1.85 GBq Am-241/Be neutron and gamma dose rate Contact dose rate up to 30 Sv/h (source retracted) Operator position during use up to 15 Sv/h Describe the scenario to the group: Density gauge on a pipe - dose rate at the detector is 2 Sv/h. Company fits a new gauge on an identical pipe on an identical plant. - Source in the new gauge is 40 GBq Cs-137, - What dose rate would you expect at the detector? - A: expect 8 Sv/h, - This would be have to be checked with a radiation monitor. Delegates to attempt Question 1 (i to v) Output data for Am-241 : 5.4 mSv/h at 1m per 400 GBq

Neutron gauges - routine exposure
Assume, for example, that employee spends 50 hours per year with hands in contact with gauge (source retracted) = 1.5 mSv annual extremity dose Assume, for example, that employee spends 250 hours per year using the gauge = 3.75 mSv annual effective dose Lecture notes: Instructions for the lecturer/trainer

Well logging Typical external dose rate
37 GBq Am-241/Be neutron and gamma dose rate 10 cm from tool up to 2.1 mSv/h Surface of source transport container up to 150 Sv/h Describe the scenario to the group: Density gauge on a pipe - dose rate at the detector is 2 Sv/h. Company fits a new gauge on an identical pipe on an identical plant. - Source in the new gauge is 40 GBq Cs-137, - What dose rate would you expect at the detector? - A: expect 8 Sv/h, - This would be have to be checked with a radiation monitor. Delegates to attempt Question 1 (i to v) Output data for Am-241 : 5.4 mSv/h at 1m per 400 GBq

Well logging - routine exposure
Time with source exposed likely to be only a few seconds per operation. Assume, for example, that employee spends 8 hours per year with hands at 10 cm from exposed source = 16.8 mSv annual extremity dose Assume, for example, that employee spends 50 hours per year close to transport container = 7.5 mSv annual effective dose Lecture notes: Instructions for the lecturer/trainer

What is an RPP? Structure of the RPP Assignment of responsibilities Role of the Qualified Expert Classification of areas Local rules and supervision (RPO) Radiation monitoring Record Keeping Emergency plans Audit and review Lecture notes: Instructions for the lecturer/trainer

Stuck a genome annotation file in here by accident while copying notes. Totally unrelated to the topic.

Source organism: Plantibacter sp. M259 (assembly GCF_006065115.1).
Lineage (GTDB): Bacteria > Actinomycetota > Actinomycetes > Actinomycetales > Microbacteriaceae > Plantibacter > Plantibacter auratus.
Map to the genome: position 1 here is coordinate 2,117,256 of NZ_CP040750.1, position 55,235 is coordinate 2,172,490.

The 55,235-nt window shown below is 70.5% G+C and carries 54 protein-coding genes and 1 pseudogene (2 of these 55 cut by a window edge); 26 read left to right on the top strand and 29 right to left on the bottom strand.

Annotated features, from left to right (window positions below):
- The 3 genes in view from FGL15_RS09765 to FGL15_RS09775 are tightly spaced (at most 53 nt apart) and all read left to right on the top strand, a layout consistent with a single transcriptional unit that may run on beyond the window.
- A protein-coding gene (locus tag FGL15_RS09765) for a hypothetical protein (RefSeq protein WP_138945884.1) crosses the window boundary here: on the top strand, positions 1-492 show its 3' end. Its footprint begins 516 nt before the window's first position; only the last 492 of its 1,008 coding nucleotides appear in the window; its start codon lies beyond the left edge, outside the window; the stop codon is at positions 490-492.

What is an RPP? A programme that reflects the application of management responsibility for radiation protection and safety Key factor for the development of a safety culture Effectiveness depends on management commitment Essential to undertake a prior radiological evaluation and safety assessment before developing the RPP

Structure of the RPP assignment of responsibilities
classification of areas local rules supervision arrangements, including RPO appointment arrangements for area monitoring arrangements for individual monitoring

Qualified Experts to provide advice on contents of RPP
Structure of the RPP record keeping education, information and training emergency plans health Surveillance quality Assurance reviewing/ auditing the RRP Qualified Experts to provide advice on contents of RPP

Management Obtain necessary authorizations Provide necessary facilities, personnel, equipment and training establish and maintain a “safety first” culture Radiation Protection Officer (RPO) Implement the RPP Implement the local rules Provide information and training

Operators and Workers Become familiar with equipment, safety and warning systems Become familiar with any local rules and adhere to them Notify the RPO of any unusual occurrences Use all safety equipment provided Clients Provide a safe working environment and adequate time for the job

Role of the Qualified Expert
Provides advice on observance of the BSS Registrants/licensees to identify suitable Qualified Expert(s) Registrants/licensees to inform the Regulatory Authority of their arrangement with Qualified Expert

Classification of Areas